From biography to archives


Due to the escalating sophistication of technology during the information age, privacy has become a romantic myth, little more than an urban legend kept in circulation by newscasters and armchair politicians. Electronic surveillance has effectively banished privacy from the public sector. E.g., there are hidden cameras behind the mirror in the dressing rooms at department stores. Consumer demographics has led to obnoxious telemarketers calling you during dinnertime, hawking a product or a service you may or may not need. The emergence of the Internet as the communication medium has in turn created a long digital ‘paper trail,’ which is much easier to share than hard copy paper documents. “Using the Internet is a bit like wandering around town dragging a road-marking machine with a film crew right behind it.”1

The specific information gathering methods I am concerned here are not the intentional information gathering of eavesdropping, spying or wiretapping, but the passive archives of personal information, and that concerns data privacy. Data privacy is basically more sensitive personal information – name, address, phone number, bank accounts, medical history, and etcetera – the things your mother warned you not to give to strangers. A credit card transaction is recorded by the store; a grocery store number links yourself to your purchases. The information of owning a home, a business, being a registered voter is public knowledge. Even your Internet service provider logs your online activity. They have a record of all the pages you visit, how long you stay on, what types of downloads you save on your computer. The good thing about this gargantuan amount of data is that most ISPs cannot investigate much and usually delete them after it is created, because it would not make any financial sense. But they are readily available if a law agency needs access.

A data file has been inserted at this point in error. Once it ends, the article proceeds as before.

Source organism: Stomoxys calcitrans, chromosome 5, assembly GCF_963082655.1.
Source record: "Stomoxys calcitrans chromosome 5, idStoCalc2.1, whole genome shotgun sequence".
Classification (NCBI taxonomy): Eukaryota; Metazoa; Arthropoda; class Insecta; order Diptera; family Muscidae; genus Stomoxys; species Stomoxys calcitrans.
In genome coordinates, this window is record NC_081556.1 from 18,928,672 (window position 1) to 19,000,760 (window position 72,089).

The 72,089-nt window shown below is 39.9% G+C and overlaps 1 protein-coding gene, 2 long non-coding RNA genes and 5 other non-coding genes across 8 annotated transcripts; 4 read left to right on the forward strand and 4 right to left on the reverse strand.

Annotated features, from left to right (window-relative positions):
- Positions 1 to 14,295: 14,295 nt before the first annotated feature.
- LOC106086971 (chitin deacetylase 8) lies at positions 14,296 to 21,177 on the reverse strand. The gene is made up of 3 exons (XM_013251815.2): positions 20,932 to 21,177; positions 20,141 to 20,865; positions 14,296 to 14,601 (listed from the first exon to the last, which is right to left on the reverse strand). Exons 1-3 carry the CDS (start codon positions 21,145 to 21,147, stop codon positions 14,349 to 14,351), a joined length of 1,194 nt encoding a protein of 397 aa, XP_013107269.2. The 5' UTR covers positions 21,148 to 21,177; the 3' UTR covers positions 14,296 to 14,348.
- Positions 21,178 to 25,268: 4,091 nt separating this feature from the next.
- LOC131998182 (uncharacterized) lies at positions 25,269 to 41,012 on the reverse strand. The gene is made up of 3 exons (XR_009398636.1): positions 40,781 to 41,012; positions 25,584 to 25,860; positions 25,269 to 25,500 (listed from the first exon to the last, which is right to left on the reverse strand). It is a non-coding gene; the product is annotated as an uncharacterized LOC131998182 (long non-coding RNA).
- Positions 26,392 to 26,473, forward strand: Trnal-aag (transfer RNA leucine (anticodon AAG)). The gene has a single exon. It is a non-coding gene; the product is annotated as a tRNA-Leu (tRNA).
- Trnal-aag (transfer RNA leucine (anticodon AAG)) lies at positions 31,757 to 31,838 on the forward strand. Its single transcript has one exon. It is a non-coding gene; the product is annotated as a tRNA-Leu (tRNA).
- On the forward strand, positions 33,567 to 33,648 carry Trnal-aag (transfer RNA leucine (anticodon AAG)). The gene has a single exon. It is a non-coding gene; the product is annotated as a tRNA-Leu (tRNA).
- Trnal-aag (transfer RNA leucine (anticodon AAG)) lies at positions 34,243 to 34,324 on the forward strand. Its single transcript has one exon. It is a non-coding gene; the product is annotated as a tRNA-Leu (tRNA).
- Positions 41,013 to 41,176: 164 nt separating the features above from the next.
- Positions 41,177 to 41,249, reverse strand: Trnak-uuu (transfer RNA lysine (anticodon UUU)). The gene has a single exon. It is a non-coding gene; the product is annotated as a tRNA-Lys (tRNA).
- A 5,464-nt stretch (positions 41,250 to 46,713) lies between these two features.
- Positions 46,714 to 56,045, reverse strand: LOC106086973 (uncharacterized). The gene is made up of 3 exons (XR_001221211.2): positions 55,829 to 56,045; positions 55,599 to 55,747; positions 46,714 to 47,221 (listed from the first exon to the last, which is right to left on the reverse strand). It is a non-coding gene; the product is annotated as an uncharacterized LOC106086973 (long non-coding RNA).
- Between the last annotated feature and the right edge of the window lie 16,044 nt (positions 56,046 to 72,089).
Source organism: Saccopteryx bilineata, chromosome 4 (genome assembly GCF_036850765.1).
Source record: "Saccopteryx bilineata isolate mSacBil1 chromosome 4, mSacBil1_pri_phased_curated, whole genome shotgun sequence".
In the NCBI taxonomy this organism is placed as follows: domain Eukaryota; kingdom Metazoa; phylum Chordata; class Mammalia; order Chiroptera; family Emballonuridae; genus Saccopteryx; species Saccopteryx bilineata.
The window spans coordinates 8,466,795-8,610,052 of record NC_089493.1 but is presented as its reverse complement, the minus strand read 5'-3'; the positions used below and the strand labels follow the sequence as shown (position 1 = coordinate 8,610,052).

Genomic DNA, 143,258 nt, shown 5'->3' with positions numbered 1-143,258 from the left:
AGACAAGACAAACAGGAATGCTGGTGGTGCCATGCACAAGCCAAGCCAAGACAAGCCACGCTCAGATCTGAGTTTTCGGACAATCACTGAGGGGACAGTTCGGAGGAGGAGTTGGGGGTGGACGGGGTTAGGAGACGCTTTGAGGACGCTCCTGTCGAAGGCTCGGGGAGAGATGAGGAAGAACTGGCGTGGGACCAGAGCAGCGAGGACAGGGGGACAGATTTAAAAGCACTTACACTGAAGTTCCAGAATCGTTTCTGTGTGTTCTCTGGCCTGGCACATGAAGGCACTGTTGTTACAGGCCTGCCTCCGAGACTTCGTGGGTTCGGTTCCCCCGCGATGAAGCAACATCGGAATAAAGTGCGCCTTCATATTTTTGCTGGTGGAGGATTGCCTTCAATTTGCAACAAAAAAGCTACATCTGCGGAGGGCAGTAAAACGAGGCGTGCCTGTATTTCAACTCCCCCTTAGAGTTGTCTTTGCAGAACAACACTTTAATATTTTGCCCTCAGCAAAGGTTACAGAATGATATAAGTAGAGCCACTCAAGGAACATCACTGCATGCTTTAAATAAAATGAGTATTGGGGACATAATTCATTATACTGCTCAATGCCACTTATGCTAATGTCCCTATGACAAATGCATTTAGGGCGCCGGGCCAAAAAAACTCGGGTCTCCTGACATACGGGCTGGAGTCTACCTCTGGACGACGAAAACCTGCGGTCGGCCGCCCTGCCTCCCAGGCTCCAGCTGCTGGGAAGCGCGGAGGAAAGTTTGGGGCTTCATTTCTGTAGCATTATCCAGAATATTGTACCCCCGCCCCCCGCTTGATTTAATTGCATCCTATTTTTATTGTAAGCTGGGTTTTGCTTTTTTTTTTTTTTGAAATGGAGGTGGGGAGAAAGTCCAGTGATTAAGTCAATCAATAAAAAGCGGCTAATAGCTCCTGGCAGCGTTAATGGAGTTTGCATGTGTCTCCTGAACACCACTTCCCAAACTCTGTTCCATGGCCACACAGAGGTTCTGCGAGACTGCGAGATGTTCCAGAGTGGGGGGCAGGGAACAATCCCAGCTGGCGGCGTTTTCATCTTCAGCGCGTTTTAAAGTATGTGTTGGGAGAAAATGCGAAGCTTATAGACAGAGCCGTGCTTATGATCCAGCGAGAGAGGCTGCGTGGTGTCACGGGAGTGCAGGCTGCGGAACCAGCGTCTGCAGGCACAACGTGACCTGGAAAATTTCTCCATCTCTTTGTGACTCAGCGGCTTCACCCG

The improved capability to monitor people’s activities during their work hours or at public areas or the ability to mine data from different sources has eliminated all pretense of privacy. Privacy used to be a cherished value, until security became an issue, until sensationalism became a priority, and corporations thought legal liability was more important than their employees’ civil rights. After September 11th, 2001, several companies bent over backwards far enough to accommodate the knee-jerk reactionaries at enforcement agencies by handing over their entire customer databases, with nary a warrant in sight. Even the United States government is getting in on the act by tracking Visas,2 which is, of course, carried out under the pretense of “national security.” Over in the Old World, the European Union awarded law enforcements sweeping power to monitor electronic communication (telephone, email, and other internet data) during summer of 2002.3